Yeah, we worked with a historical advisor and those events happened in that year, although the Battle of Morat was in 1876 and that was interesting because [we could] actually use this history in order to define the present. It’s not only made with us when we make this film, but I think it was also made in that time itself, so the question of what will be remembered — [such as] these official holidays that were created like the 4th of July in the U.S., there are other things that could be remembered as well, and it’s [all] an invention, right? There are thousands of other possibilities what the society could or should remember, and that’s interesting that some part of the population suggested why don’t we remember the Paris Commune that happened a few years before instead of a medieval battle that tries to create this nationalist fervor amongst people. That’s a decision that we make, what to focus on in the past in order to define the present.

You can feel the pressure of the society through the sound design, which also gives the film a musicality when you don’t have a traditional score yet can hear time ticking away in the watch factory. What was it like to figure this out?

We had to block streets because there were in those watchmaking valleys in Switzerland now there’s a lot of traffic, so we had to block those streets in order to drive quiet. And then it was really quiet. [laughs] And it was really important, like on my first movie, to have something pulling you through [the narrative] like machine techno in the background, so that was all created. And [in “Unrest”] we worked with so many different ways to create an industrial atmosphere of the 19th century with machine sounds in the background and all kinds of stuff and we were really free because it was so quiet. We live in a world where in urban zones there is so much sound from the traffic and once you take this away, it’s interesting how distant the machines are that surround us. Industrialized zones are marginalized in cities — there are no more slaughterhouses in the central towns, for example, like there were like 100 years ago. So we had to build it up from scratch and it was a wonderful experience to do this. I liked it a lot.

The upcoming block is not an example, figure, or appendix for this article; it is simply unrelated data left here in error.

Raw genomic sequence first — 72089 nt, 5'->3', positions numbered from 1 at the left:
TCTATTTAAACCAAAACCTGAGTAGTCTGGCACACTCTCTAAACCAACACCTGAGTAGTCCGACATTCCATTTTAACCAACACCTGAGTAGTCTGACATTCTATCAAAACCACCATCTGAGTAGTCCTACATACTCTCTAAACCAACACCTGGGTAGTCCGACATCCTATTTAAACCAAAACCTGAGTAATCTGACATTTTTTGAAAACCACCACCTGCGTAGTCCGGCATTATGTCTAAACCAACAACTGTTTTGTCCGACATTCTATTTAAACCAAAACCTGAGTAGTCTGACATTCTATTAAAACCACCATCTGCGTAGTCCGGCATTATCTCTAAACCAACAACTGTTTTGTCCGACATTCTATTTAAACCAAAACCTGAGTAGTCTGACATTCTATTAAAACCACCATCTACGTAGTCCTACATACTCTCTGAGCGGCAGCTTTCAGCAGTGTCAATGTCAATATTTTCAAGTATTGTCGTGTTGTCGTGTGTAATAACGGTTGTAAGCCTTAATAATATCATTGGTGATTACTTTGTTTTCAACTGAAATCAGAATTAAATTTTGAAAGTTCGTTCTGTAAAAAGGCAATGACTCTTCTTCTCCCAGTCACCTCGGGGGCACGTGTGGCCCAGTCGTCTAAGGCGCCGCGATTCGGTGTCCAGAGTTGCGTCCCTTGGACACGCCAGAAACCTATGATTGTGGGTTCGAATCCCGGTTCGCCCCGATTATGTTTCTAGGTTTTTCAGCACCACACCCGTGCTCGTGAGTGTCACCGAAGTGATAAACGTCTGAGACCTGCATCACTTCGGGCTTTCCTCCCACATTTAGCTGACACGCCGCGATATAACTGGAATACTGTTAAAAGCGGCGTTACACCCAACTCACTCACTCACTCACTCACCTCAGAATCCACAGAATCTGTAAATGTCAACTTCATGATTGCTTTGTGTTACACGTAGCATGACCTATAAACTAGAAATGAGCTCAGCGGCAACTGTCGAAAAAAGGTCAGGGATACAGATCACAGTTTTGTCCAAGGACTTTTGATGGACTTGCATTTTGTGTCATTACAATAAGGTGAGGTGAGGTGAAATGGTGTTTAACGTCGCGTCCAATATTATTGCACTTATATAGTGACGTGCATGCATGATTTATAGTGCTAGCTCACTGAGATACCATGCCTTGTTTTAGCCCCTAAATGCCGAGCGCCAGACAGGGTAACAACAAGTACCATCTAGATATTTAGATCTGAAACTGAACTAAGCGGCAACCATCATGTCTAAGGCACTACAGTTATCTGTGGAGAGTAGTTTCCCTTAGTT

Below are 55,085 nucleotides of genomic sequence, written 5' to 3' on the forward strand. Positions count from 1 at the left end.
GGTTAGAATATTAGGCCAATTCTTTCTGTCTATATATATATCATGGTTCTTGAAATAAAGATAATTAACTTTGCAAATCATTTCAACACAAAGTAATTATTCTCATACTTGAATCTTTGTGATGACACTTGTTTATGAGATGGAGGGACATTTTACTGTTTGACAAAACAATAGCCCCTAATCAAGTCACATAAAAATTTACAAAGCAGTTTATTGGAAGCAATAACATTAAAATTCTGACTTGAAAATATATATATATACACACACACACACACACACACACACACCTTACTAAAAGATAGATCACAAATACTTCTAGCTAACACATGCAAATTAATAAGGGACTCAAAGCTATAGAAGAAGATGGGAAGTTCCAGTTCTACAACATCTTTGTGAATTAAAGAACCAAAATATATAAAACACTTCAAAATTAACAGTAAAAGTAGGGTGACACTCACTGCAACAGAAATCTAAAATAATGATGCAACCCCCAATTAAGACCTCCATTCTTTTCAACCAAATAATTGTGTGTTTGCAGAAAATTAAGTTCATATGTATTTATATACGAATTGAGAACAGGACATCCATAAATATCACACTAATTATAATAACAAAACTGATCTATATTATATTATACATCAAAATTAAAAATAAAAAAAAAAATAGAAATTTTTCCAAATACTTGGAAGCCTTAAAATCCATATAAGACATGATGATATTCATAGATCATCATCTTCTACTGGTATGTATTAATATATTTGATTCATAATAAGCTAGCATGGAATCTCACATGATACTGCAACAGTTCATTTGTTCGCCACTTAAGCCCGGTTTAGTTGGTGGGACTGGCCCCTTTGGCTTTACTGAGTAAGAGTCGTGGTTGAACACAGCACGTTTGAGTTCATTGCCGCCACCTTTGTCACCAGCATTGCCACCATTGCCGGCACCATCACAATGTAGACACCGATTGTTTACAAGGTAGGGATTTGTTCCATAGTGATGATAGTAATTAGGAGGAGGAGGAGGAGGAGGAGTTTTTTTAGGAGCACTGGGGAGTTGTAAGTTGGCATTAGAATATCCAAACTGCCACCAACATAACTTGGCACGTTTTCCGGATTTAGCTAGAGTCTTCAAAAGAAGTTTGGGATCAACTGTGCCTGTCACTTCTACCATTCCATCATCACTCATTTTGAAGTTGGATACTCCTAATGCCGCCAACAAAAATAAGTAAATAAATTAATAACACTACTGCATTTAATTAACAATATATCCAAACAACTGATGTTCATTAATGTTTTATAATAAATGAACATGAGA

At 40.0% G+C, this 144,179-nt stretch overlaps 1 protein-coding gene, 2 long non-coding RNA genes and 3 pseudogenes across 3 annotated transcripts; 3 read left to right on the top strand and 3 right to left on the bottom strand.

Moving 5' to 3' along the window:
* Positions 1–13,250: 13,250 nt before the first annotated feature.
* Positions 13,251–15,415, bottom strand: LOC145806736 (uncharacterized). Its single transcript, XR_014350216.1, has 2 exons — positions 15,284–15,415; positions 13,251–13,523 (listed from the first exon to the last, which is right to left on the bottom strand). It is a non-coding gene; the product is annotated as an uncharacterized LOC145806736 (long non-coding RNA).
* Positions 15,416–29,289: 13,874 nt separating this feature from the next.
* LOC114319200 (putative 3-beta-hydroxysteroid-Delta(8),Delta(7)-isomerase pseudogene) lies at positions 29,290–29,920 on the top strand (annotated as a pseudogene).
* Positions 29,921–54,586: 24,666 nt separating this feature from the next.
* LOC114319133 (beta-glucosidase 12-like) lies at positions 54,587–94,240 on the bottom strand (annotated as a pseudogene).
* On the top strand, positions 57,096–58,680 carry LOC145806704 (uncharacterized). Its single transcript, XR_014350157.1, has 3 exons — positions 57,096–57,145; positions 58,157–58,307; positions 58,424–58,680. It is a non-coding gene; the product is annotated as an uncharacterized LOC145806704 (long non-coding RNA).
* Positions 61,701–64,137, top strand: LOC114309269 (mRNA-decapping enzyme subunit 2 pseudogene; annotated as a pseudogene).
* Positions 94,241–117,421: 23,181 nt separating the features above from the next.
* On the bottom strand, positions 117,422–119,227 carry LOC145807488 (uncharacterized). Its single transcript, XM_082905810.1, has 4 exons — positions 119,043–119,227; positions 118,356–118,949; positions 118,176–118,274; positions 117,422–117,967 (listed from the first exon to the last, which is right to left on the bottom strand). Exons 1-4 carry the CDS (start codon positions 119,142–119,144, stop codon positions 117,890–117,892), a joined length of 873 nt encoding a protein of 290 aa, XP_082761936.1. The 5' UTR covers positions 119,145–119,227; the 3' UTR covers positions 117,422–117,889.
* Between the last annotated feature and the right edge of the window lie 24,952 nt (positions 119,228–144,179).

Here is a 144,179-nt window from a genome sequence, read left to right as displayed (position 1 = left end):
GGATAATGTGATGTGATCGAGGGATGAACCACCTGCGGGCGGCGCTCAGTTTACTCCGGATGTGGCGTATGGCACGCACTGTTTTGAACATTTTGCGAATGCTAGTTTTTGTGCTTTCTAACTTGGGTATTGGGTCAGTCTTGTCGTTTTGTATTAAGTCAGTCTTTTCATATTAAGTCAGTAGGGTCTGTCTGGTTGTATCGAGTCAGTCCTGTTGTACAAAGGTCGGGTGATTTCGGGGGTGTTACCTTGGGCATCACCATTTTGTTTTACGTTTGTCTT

It’s such a resonant film today. What it’s been like for you to take this around the world and see the reactions?

It was beautiful in many senses, [especially] in the sense that the film talks about one of the original premises of socialism called international solidarity, which today almost sounds like old-fashioned, or naive, but it was really important in the beginning of the socialist and anarchist movement, which is beyond the concept of nations. At the same time there were these possibilities with technology in the 1870s to create an international community between San Francisco and the Swiss watchmaking valley and Barcelona, creating an anarchist community, with the telegraph, so this was really great to do this today with the technological means we have today to visit those places, to talk to people, to exchange [ideas] and to see that all over the world there is the question, what is this that we call our present? How is it built? And how can we change these mechanics that make our present the way it is?

“Unrest” opens on May 5th in New York at Film at Lincoln Center and May 19th in Los Angeles at the Monica Film Center and May 26th at the FilmScene in Iowa City.